In coming more directly to the subject in view, I will first try to determine what good works are in a gospel sense. The old scholastic definition of good works, is, that they are such as are done from a right principle, by a right rule, and to a right end; but I would prefer a definition more simple. Indeed, good works do not require so much to be done by rule; they are not like positive institutions which require a strict observance of the letter of the command. Hence our Lord has resolved all rules upon this point into one, "Therefore all things that ye would that men should do to you, do ye even so to them." Mt.7:12. The term explains itself, for good works are such works as are kind and beneficial to others. Hence the Apostle defines them by saying, "These things are good and profitable unto men." Titus 3:8. Many seem to suppose that good works principally consist in religious exercises. Hence the great stress they lay upon a round of what they call duties, or upon a certain kind of bodily exercises; and being attentive to these, they are not careful to avoid covetousness, dishonesty, hatred, &c. They suppose that they are to do good to God, and that for this goodness He will reward them; as though if they kept the Sabbath strictly, or gave their money for religious purposes, God was thereby benefited. Even Eliphaz, the Temanite, had a better view than this of these things; he says, "Can a man be profitable unto God as he that is wise may be profitable unto himself?" So Elihu, "If thou sinnest, what doest thou against Him? or, if thy transgressions be multiplied, what doest thou unto Him? If thou be righteous, what givest thou Him, or what receiveth He of thy hand? Thy wickedness may hurt a man as thou art; and thy righteousness may profit the son of man." Job 22:2 & 35:6-8. The Psalmist in evidently personating Christ says, "O my soul, thou hast said unto the Lord, Thou art my Lord: my goodness extendeth not to thee; but to the saints that are in the earth, and to the excellent, in whom is all my delight." Psalm 16:2-3. Religious exercises, such as waiting upon God, come more properly under the idea of privileges, than of works, though there is an obligation resting upon the believer to observe the institutions of the gospel, and to honor God in all his ways. Good works are set forth in the scriptures as a carrying out the spirit of the second table of the Decalouge. Thus Paul in his exhortations to the Romans, sums all up by saying, "Love is the fulfilling of the law." He before said, "For this, Thou shalt not commit adultery, Thou shalt not kill, &c., and if there be any other commandment it is briefly comprehended in this saying, namely; Thou shalt love thy neighbor as thyself;" and adds, "Love worketh no ill to his neighbor." Rom.13:9-10. By an examination of all that is said on this subject in the New Testament, we shall find they are presented to view as both positive and negative: that is, they consist in being beneficial to others, or in doing good unto all men, especially unto them who are of the household of faith, as we have opportunity, and also in a faithful discharge of the duties of every station and relation we may sustain in life, both civil and religious; as well as in refraining from whatever would be injurious to others. But then good works, in a gospel point of view, or as evidences of a gracious state, consist in something more than a mere performance of the act. Many acts which in themselves are beneficial to others, are performed in a spirit or from a motive that is not good, but evil. Such is the case manifestly with much of that display made of what they call charity, and self-denial, &c., by the religious multitude of this day. They are done either to be seen of men, or as a means of bringing those to whom they are done, in some way under their influence; or to make up a sum of righteousness on which to rest their hopes of salvation; or perhaps in a real infidel spirit, to show how good they can be and how much better human nature is, than those who believe the scriptures, describe it to be. There is a meekness, a kindness of feeling in doing good works, a fear of God and regard to the honor of His cause, in shunning to do wrong, which are more decisive evidences of a gracious spirit, than the mere doing or shunning the act. Yea, the humility and self-condemnation frequently manifested by the children of grace, for doing what they ought not to have done, and for not doing as they ought, gives more assurance to others of their true love to God, than would the not doing or doing the acts. The child of grace does nothing for mere ostentation and show, but from a sense of duty and a love to uprightness. Neither is a studied secretness, unless on some peculiar occasions, necessary. Some are so sly in what they do for the poor, and for the support of the gospel ministry, as almost to lead to the belief, that they are ashamed to have it known that their religious impressions disposed them to kindness to the one, or fellowship for the other.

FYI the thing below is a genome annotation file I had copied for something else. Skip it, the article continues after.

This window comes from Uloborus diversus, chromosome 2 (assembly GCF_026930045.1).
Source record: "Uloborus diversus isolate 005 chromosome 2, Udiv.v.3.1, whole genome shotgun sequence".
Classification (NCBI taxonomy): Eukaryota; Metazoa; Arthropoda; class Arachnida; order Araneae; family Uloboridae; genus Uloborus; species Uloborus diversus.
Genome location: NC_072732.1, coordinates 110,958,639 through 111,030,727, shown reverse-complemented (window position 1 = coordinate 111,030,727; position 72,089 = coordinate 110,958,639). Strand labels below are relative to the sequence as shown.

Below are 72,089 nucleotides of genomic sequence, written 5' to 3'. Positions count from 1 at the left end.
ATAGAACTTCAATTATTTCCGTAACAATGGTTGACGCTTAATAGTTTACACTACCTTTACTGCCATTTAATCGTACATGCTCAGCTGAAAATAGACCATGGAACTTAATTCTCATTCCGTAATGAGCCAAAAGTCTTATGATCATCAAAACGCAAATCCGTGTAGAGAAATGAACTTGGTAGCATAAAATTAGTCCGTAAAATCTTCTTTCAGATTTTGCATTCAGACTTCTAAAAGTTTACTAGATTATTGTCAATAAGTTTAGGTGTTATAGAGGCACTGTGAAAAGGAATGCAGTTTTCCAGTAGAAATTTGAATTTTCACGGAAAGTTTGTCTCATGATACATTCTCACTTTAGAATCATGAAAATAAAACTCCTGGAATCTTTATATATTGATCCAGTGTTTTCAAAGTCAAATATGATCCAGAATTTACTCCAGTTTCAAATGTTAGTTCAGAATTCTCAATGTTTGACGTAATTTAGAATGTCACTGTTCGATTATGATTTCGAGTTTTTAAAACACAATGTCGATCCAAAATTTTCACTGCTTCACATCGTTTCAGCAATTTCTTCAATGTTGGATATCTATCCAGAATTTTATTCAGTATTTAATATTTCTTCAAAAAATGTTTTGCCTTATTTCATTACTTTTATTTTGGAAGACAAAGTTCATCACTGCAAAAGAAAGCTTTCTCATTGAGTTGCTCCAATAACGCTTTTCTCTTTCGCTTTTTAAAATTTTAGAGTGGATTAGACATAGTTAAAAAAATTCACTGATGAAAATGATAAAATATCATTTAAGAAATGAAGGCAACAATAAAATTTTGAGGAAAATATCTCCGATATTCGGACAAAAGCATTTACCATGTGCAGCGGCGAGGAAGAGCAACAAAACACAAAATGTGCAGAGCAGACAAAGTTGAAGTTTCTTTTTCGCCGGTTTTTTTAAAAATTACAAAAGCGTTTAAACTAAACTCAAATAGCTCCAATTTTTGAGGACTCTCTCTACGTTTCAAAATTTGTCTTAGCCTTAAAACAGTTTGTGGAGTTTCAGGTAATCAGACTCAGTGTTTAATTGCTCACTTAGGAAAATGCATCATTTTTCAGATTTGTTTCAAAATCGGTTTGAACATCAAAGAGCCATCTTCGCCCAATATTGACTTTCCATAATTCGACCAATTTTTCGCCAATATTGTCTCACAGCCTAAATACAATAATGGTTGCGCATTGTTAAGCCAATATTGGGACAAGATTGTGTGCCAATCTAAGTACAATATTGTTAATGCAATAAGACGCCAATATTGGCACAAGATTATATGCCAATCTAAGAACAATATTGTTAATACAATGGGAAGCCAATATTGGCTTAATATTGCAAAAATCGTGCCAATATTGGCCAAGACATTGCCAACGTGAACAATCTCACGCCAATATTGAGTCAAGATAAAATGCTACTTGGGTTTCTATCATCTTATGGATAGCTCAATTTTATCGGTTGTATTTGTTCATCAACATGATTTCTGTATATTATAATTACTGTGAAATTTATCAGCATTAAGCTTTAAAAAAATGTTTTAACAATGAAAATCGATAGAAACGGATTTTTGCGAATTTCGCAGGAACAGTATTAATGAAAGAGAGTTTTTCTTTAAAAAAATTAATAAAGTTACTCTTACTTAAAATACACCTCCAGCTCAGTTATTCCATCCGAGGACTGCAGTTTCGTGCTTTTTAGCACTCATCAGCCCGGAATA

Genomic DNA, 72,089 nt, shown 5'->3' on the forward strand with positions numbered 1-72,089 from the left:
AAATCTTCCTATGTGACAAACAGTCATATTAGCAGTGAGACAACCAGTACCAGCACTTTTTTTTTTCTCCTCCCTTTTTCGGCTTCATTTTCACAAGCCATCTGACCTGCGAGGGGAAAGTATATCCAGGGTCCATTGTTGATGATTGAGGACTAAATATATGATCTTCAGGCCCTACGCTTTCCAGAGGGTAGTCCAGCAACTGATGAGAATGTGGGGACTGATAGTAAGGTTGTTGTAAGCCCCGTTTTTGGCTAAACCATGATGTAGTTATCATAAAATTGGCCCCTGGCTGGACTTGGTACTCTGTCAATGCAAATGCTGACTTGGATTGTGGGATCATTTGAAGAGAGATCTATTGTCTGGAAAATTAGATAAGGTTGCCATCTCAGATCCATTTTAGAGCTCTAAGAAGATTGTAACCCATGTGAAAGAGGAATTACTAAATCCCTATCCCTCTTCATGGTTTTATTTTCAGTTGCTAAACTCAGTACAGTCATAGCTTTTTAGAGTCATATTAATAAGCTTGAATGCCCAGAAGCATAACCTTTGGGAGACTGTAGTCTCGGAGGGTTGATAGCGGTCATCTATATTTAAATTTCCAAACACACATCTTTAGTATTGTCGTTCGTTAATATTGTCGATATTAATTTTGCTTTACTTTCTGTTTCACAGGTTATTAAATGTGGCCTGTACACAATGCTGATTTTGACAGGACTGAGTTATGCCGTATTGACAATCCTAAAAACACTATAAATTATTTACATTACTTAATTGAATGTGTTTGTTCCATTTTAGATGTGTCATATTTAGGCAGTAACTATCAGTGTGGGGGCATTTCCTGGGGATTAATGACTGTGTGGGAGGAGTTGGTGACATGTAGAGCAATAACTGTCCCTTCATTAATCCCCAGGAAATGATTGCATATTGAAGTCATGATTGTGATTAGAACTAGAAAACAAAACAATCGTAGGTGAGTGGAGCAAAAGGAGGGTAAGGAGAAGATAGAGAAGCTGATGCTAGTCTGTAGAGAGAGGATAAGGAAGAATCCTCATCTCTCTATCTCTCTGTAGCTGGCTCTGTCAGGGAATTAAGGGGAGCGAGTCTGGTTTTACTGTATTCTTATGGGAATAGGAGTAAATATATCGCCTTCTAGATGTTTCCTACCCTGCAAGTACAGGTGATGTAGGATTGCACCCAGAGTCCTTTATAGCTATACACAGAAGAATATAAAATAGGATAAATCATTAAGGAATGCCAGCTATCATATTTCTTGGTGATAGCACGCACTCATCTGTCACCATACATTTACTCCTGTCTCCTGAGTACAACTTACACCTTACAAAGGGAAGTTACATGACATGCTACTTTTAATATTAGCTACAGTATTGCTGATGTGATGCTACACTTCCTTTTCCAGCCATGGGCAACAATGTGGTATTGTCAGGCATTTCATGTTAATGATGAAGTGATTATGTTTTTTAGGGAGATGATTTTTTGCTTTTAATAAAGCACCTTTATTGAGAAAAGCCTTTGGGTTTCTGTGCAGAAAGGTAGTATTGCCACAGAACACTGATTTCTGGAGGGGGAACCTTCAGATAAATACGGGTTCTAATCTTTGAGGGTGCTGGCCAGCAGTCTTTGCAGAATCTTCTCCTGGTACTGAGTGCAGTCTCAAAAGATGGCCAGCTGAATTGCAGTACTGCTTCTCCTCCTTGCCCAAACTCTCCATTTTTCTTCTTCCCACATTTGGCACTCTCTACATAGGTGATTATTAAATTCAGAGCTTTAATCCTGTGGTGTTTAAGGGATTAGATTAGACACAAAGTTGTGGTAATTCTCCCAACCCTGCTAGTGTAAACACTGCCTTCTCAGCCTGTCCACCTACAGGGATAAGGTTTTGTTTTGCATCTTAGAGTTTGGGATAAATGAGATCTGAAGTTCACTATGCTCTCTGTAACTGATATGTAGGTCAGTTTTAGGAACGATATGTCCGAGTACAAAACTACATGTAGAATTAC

But to come to the existing connection between a spiritual reception of the doctrine of Christ and good works; we will remark, First. That such reception of the doctrine of Christ, implies the being born again - not of corruptible seed, but of incorruptible; consequently it implies that the law in its spirituality has been written in their hearts, or that the love of God has been implanted therein. In this change, is at once presented the principle of good works. Love to God leads to a desire to be like Him, and to a delight in His law after the inward man. This change also produces in equal proportion a loathing of sin and of ourselves on account of it, and consequently we desire not to be under its influence. But the inquiry looks to the idea, whether soundness of doctrine as received by faith tends to the maintaining of good works. Its direct tendency evidently is towards the maintaining of good works. The notions of conditional acceptance with God, by obscuring the holiness of God, in supposing that He can be pleased with impure or imperfect obedience, and by hiding the exceeding sinfulness of sin so as to make the creature satisfied with his imperfect and unholy performance of duties, tends to make him careless about motives, so long as he can keep up the appearance of religious devotion, and about the performance of good works or religious duties, any further that he expects to be rewarded for them, or than he supposes necessary to secure his acceptance.